The Ancient leaf
The betel leaf is known to be an aphrodisiac This ancient leaf is unfortunately looked down upon in most part of the country and is used as an...
The betel leaf is known to be an aphrodisiac
This ancient leaf is unfortunately looked down upon in most part of the country and is used as an ethnic Indian chew, which is usually served at the end of an Indian meal and ceremonies such as weddings or receptions.
Picture this traditional scene: a wife takes a betel leaf, stuffs it with many other ingredients, rolls it deftly, and then offers it to her husband. Munching paan is not only leisure but it also brings a sense of well–being along with a relaxed conversation after a hearty meal.
Some people consider chewing paan as a bad habit but in reality, its useful properties are unending. But some people by adding tobacco to the paan destroys its nutritive value. Eating paan is not bad but, spitting its juices on the road is awful.
It is a stimulant, digestive, carminative (anti–flatulent), anti–inflammatory, anti–phlegmatic and an excellent pain reliever. In Ayurveda it is categorised as an aphrodisiac. It is also a good source of absorbable calcium. In Thailand and China, the leaves are used to relieve toothache. Betel nut powder is one of the ingredients added in tooth powders. In Malaysia, betel leaves are used to treat headaches and joint pain.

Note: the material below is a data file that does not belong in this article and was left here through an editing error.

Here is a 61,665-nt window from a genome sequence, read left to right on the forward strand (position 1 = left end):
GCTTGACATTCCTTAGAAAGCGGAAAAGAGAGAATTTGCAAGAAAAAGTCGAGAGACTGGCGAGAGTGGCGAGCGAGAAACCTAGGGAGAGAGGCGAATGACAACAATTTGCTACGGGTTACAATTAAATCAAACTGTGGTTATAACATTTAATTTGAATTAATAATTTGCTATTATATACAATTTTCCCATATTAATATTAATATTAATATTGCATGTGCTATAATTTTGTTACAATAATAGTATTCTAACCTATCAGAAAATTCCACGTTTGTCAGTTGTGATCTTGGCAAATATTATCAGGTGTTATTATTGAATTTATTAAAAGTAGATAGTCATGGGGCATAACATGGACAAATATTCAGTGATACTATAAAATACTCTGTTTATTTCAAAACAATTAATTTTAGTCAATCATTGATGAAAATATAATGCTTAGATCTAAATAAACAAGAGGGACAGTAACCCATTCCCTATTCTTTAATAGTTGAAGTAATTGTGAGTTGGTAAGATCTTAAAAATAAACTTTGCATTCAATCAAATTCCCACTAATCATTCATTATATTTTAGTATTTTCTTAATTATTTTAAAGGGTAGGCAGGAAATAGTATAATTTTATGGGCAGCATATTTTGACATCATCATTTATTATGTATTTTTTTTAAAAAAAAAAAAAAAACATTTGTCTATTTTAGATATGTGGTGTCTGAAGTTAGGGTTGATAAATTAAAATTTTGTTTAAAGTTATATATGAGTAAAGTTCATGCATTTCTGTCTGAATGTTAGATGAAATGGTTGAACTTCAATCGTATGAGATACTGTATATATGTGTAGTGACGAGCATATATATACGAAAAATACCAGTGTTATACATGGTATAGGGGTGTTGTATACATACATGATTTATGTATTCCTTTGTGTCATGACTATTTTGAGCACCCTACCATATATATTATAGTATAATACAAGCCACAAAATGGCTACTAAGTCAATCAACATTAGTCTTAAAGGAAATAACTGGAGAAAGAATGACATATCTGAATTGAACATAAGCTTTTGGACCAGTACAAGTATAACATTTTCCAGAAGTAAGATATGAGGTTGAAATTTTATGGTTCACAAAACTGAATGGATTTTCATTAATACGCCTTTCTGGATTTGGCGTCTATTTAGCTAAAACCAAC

It also helps in removal of tapeworms and other intestinal parasites by swallowing a few teaspoons of powdered betel nut, or by taking tablets containg the extracted alkaloids. The betel leaf symbolises the union between man and woman, and is believed to have aphrodisiac properties. Due to this, worship of lord Shiva excludes betel, as he is a supreme yogi.
It is believed that Lord Krishna used to chew betel leaves. Empress Noor Jahan, mother of Emperor Shah Jahan who built Taj Mahal, made the tradition of eating paan popular. Betel leaf and nut have always been an integral part in rituals.
(The writer is a Mumbai based nutritionist, obesity and health consultant)
27 Jan 2020 5:00 AM GMT